Although resembling later Darwinian thought, Smith’s invisible hand philosophy largely ignored universal human needs outside individual self-interest. On the other hand, socioanalytic theory – a theory that integrates research findings in sociobiology, psychology, human genetics, and evolutionary psychology – tells us that people are internally motivated to get along with others, achieve power and status (i.e., self-interest), and find meaning and purpose in life. These motives, while unconscious, are adaptive and increase the odds of survival and reproduction: the ultimate driving force and explanation of human behavior.

Survival and reproduction is the basic human need that drives behavior. If we look one level down, getting along, getting ahead, and finding meaning facilitate survival and reproduction. From these unconscious motives, people develop values—such as preferring recognition and fame or believing the major preoccupation in life is obtaining power and control of resources. At the next level down, and less abstract, values are expressed as interests through language and represent an individual’s identity and self-concept: “I like tennis” or “I enjoy visiting art museums.” Interests, such as sports or art, are pleasing because they fulfill our underlying values and needs—in fact, these preoccupations and institutions were created for the sole purpose of fulfilling our longing for social attachments, status, and meaning. In other words, they are projections of our motivational dynamics.

The goal of social interaction is to convince others of our identity (i.e., what we think about ourselves) and negotiate acceptance and status. Reputation – defined as what other people think – is how our efforts are evaluated. Reputation is exceedingly salient because it determines whether or not other people grant us belongingness and status; that is, personality and social skill largely influence if you’re fulfilled and happy in life and work. Moreover, it is the aggregate of past behavior and we know that past behavior is the best predictor of future behavior. And consequently, measuring reputation to predict job performance should be the major purpose of any personality assessment used in the workplace.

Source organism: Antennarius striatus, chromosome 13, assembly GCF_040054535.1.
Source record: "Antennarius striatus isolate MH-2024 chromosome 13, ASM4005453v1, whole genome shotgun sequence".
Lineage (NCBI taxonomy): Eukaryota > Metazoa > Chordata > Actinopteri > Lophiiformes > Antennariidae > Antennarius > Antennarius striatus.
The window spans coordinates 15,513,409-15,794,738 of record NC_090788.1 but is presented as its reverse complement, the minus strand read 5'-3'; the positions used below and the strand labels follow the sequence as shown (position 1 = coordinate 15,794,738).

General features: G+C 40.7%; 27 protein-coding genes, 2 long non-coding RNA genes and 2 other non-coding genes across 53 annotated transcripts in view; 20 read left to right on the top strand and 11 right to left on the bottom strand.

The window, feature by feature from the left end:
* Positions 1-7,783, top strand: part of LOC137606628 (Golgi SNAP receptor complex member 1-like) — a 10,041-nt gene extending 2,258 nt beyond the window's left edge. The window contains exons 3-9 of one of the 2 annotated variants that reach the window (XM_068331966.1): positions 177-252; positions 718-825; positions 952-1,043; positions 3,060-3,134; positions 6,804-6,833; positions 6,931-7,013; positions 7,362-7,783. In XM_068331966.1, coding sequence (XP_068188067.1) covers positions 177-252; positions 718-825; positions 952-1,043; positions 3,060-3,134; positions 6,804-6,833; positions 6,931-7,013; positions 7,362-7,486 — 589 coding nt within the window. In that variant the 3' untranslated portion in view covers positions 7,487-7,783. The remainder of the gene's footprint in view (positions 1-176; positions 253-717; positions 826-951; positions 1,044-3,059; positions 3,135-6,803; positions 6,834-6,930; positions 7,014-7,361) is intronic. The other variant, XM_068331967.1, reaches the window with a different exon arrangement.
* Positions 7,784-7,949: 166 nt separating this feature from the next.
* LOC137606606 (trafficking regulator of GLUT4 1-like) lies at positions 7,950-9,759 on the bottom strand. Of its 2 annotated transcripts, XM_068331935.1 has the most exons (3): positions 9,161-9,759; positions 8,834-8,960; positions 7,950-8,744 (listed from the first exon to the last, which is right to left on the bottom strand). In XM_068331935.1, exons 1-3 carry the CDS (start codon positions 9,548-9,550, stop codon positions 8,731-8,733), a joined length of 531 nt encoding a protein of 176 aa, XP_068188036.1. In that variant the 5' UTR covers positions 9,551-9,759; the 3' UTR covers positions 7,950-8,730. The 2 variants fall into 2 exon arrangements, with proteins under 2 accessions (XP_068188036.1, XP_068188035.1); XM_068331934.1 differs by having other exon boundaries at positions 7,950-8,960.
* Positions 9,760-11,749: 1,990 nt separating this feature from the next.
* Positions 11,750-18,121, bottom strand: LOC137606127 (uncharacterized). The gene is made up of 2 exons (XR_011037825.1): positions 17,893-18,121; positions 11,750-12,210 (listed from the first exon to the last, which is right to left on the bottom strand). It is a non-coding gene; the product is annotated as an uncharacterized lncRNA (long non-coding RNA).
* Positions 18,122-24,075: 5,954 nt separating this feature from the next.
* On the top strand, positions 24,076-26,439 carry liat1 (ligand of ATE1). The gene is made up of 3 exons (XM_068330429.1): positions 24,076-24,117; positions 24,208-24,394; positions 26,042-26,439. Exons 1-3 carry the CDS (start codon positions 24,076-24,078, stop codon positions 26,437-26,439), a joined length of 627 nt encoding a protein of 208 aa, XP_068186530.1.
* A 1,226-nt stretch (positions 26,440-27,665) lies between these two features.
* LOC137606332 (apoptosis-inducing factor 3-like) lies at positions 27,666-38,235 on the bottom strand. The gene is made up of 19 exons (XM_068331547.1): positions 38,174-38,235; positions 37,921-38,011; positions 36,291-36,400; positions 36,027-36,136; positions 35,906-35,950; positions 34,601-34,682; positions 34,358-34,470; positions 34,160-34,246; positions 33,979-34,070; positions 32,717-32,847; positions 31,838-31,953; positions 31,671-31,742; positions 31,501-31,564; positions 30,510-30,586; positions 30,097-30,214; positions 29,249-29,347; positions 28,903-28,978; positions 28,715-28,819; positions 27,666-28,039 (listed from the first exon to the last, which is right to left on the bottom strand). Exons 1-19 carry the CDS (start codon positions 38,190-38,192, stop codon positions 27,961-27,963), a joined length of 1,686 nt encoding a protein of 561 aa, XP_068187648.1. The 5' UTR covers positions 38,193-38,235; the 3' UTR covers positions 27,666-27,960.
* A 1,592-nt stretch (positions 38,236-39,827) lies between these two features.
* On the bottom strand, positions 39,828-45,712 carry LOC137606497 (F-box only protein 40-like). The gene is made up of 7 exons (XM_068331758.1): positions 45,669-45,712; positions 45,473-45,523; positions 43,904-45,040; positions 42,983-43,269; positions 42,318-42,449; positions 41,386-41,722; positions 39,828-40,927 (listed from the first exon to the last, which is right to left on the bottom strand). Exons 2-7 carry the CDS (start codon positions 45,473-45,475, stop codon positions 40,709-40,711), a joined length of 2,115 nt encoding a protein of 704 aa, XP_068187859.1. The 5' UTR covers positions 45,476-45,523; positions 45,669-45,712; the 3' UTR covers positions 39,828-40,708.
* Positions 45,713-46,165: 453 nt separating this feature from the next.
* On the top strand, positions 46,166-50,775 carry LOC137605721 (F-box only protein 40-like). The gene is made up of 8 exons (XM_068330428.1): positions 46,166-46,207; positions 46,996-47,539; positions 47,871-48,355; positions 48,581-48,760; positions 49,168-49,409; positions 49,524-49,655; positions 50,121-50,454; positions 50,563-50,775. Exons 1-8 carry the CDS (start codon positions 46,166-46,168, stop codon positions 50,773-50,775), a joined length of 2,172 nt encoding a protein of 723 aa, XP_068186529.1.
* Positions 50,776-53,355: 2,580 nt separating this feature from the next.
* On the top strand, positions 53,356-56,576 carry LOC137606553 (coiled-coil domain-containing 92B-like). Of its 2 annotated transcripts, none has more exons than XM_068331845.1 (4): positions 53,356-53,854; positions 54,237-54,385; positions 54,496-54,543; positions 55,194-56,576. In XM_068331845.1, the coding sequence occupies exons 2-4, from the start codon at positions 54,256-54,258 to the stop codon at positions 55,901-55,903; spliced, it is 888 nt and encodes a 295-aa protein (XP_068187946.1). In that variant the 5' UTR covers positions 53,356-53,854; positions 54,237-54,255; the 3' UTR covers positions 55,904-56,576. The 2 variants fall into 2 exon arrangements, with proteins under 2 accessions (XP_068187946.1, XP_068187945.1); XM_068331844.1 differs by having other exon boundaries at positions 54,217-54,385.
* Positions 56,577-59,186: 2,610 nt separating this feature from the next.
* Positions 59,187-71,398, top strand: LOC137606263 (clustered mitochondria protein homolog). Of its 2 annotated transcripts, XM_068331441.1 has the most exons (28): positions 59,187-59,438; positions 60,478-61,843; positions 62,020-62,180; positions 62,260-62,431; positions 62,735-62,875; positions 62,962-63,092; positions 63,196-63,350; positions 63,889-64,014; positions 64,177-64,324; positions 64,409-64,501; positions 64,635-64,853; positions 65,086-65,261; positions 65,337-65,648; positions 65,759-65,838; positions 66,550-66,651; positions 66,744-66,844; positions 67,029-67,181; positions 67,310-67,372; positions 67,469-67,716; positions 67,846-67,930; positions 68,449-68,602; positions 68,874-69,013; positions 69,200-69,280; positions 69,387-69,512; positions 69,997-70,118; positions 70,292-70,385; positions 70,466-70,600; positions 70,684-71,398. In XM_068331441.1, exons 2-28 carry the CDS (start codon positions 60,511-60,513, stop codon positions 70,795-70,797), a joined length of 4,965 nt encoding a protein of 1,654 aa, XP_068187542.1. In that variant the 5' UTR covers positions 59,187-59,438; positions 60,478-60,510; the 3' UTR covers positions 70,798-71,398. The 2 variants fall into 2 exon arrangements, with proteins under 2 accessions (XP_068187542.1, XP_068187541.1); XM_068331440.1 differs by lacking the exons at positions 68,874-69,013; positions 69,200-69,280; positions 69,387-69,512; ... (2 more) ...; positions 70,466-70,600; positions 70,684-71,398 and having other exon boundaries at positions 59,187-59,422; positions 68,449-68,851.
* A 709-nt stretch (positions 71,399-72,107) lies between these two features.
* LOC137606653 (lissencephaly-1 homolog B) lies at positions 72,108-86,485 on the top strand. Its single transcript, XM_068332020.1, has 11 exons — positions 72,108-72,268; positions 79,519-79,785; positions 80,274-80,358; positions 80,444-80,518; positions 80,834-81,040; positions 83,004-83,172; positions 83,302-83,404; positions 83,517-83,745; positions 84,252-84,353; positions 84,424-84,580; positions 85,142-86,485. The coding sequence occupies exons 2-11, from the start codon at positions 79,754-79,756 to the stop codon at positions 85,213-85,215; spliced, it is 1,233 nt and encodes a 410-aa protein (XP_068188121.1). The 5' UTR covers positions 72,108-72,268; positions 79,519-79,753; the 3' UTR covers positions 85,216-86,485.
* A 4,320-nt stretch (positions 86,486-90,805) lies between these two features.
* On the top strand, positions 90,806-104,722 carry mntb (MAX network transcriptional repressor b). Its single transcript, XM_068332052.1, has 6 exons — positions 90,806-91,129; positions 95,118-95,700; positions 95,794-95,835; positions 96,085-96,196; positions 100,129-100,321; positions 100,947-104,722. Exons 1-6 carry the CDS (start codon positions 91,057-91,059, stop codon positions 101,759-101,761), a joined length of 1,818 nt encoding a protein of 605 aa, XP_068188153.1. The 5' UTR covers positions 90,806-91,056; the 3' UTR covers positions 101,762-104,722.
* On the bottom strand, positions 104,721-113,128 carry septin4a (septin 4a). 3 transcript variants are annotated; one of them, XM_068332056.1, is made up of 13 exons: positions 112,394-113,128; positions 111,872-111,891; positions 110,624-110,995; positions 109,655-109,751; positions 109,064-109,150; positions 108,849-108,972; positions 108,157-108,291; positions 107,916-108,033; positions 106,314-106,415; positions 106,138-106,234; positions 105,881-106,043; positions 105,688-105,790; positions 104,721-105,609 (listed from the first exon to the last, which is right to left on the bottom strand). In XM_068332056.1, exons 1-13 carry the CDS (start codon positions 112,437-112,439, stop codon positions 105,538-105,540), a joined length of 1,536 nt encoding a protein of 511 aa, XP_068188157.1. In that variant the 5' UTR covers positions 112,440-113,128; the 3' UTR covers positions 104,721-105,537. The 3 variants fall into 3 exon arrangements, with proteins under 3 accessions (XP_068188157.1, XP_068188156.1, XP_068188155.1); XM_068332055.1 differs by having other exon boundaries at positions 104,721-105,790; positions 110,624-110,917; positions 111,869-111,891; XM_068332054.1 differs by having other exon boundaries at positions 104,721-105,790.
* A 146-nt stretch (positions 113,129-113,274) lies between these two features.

Reputation influences leadership performance because, to satisfy the universal human needs posited by socioanalytic theory, humans evolved a psychological template through the process of natural selection to identify leaders worth following. Across cultures, followers look for leaders with a reputation of good judgment, competence, vision, and integrity. To be sure, ratings of integrity are by far the best single predictor of employee engagement. As our evolutionary history would suggest, people prefer egalitarian environments and avoid those likely to abuse power and not share acceptance and status. An easy way to disengage your team, considering this fundamental psychology, is through an authoritarian leadership style that degrades trust by emphasizing only productivity, economics, and self-interest.

Adam Smith knew a great deal about money, but much less about people. One valid assertion by Karl Marx is that working in an egocentric, capitalistic society is inherently alienating. But, here’s the good news: Over time, psychology has exposed the limitations of classical economics—essentially that those espousing this individualistic paradigm projected their conceptualizations and theories about money onto people. Because researchers have found a strong empirical relationship between engagement and manifold aspects of team and organizational performance, economics – and the overall business community – at least partially accepts the salience of human psychology. Moving forward, the key for organizations is to satisfy follower needs by focusing on leadership reputation, values match, and the congruence between identity and job role. This is a worthwhile endeavor because engaged employees are energized, proud, and committed; they set aside self-dealing for the benefit of the collective while others sabotage, free ride, and shop on the Internet all day.

Topics: personality, behavior

The Engaging Leader: How Do You Become One?

Posted by Hogan Assessments on Wed, Feb 24, 2016

Written by guest blogger Nick Starritt
Managing Director of Sirota, Europe, Middle East, Africa

Isn’t it curious how peoples’ engagement varies inside an organisation? Why do some teams become evidently more committed and productive than others? The graph below shows the distribution of team engagement (how people feel, think and act towards the company), across 500 teams inside a very large FMCG corporation, as measured by a consistent set of questions. Remember – this is the same company, with the same policies and procedures; the same overarching business strategy and the same set of values.